• the heads of the lug portions are heated and deformed to fix the assembly of the electronic circuit to the bottom of the casing, by heat-sealing.
  • this embodiment of the printed circuit makes it possible to save the expense of the conventional insulating substrate.
  • the mode of manufacture of the printed circuit assembly is highly suitable for mass production, taking into account the nature of the steps involved and the fact that the conducting track elements are permanently mechanically connected together.
  • this mode of operation is particularly suitable for the case where the insulating substrate is formed by the bottom of the casing, since there is no longer any operation that has to be carried out on the electronic circuit after it has been fixed in place; such operations would be particularly delicate ones, in this particular situation.
  • this mode of production gives a modular assembly which already includes all the electrical connecting components, including the battery connecting strap or arm members.
  • the particular arrangement of the watch permits the components thereof to be spaced and isolated from each other to a substantial degree, even though the overall thickness (including the glass) of the watch is still very reasonable, for example 8 mm, with the thickness between the outside surface of the bottom of the casing and the inside surface of the dial being of the order of 4.5 mm.
  • the watch has a motor module and an electronic module, each in the form of a unit, the operation of final assembly of the watch is greatly simplified and no longer involves delicate stages.

Abstract

The watch casing 102 is made of plastics material. The stator 2 of the motor serves at the same time as the support for the rotor 32 and as a plate for the spindles 18, 22, 24 for the hands and the gear train 48, 46, 47, 20. The printed circuit 304 is secured to the bottom 104 of the casing by heat-sealing. The cell is housed in a chamber 262 disposed in a thick portion of the bottom of the casing.

Description

BACKGROUND OF THE INVENTION
The present invention relates to an analog-display electronic watch and is concerned with the problem of assembling the components of the watch in the casing thereof, the components essentially comprising a motor, spindles for the hands, gears coupling the motor to the spindles, a cell for supplying power to the motor, and a printed circuit carrying circuits for controlling the motor, including a quartz crystal resonator. For simplicity the term "spindles" is used to embrace both arbors and pipes.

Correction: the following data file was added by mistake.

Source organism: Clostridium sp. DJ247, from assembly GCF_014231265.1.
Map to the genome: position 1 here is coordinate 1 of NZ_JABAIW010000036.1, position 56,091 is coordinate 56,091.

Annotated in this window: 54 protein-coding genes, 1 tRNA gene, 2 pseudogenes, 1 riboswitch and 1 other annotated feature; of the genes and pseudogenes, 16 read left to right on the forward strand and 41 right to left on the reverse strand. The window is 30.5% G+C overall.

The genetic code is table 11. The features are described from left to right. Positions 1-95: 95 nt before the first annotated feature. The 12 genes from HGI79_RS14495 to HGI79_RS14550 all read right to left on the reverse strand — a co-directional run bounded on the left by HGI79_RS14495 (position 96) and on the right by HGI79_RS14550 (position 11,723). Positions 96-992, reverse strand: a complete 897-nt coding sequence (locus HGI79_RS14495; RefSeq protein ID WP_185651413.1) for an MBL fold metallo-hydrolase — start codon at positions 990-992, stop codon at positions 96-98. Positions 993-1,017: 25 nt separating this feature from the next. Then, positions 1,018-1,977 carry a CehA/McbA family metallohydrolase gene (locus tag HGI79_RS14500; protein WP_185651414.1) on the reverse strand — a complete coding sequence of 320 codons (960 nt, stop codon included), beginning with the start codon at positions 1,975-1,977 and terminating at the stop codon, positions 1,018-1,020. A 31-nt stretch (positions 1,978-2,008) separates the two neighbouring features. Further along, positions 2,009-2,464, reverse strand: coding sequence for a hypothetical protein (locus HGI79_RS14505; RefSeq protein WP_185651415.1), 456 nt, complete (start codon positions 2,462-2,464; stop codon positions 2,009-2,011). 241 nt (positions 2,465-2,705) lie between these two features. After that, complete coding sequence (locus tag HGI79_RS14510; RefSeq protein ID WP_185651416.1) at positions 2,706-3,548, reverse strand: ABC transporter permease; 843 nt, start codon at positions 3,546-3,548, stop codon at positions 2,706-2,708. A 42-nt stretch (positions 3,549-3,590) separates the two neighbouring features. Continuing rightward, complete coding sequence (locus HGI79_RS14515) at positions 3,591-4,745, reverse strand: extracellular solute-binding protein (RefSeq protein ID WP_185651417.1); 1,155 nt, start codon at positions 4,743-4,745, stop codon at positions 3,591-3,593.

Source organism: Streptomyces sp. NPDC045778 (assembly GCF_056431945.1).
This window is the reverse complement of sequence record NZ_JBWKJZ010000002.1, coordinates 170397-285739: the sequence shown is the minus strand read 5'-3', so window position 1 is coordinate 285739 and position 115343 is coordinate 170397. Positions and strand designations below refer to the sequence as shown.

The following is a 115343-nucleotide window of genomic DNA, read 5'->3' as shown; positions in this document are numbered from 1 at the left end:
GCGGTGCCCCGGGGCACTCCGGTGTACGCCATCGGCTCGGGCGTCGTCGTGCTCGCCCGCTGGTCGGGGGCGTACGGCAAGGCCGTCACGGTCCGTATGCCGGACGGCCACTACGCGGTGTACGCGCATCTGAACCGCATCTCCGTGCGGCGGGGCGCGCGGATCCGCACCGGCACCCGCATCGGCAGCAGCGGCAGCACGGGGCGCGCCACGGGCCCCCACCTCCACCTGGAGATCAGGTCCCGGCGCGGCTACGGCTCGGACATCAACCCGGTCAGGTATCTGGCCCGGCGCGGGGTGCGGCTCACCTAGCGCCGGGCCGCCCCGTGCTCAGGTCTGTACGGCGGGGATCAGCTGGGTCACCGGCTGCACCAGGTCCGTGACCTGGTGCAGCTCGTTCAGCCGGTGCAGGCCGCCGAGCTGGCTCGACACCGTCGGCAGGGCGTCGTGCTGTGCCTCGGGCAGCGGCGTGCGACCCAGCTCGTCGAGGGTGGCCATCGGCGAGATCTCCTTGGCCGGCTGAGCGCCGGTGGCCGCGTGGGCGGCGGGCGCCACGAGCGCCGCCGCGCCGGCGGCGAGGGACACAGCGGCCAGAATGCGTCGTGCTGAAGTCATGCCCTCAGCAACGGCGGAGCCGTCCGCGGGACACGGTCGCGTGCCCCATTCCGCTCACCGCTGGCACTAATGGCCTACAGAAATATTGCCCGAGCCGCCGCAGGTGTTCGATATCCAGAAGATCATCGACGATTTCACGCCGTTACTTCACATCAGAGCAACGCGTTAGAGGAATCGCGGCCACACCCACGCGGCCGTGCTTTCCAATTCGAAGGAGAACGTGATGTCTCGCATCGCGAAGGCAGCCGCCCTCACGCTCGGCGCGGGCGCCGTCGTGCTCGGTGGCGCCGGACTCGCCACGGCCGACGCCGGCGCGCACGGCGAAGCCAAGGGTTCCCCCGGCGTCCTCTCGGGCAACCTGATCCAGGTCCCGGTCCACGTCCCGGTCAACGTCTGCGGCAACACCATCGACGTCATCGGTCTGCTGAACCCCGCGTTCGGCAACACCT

Conventional analog-display electronic watches have a movement which is housed in a casing provided with a glass. The support structure of the movement is formed by two plates and intermediate bridge members which are connected together by pillars. The gears, the hands spindles and the rotor of the motor are mounted rotatably in bearings which are fixed with respect to the different bridge members or plates. The printed circuit is also fixed on one of the plates, with a housing for the cell also being provided in the movement.
In order to reduce the overall thickness of the watch, it has already been proposed that the support structure of the movement can be omitted, and the movable components and the fixed components can be mounted directly on the bottom of the casing and possibly on the inside surface of the dial. In that case, there is no longer any movement, in the strict sense. This construction which is disclosed in French patent application No. 79 21 862 makes it possible very substantially to reduce the thickness of the watch, but producing such a watch is a delicate operation. Therefore, this construction cannot be applied to a watch of ordinary quality.
For the same purpose, it has also been proposed that the gears may be mounted in an overhung or cantilever position on a single plate. The motion members are mounted rotatably on ball-type micro-bearings which are themselves mounted on lug or stud portions forming an integral part of the plate. The wheels or pinions of the same gear are therefore necessarily disposed on the same side of the plate. A design of this kind is disclosed in Swiss Pat. No. 610178. This construction once again is fairly complex, both from the point of view of production and assembly of the watch. In addition, the Swill patent only concerns a mechanical watch, and therefore does not solve the problem of fitting the motor.
French Pat. No. 76 15 399 discloses a watch movement of conventional type, with two base plates, but in which the stator of the motor forms an intermediate bridge member in which one of the pivots of certain wheels is rotatably mounted, the other pivot being mounted in one of the base plates. This design therefore makes it possible to save the cost of an intermediate bridge member, but it does not substantially satisfy the overall structure of the watch and does not provide for any reduction in thickness.
SUMMARY OF THE INVENTION
In order to remedy these disadvantages, an object of the present invention is to provide an analog-display electronic watch of simplified structure which is easy to machine and assemble in mass-production, and which is of relatively small thickness, while permitting a wide spacing between the different components in order to improve the reliability of the watch.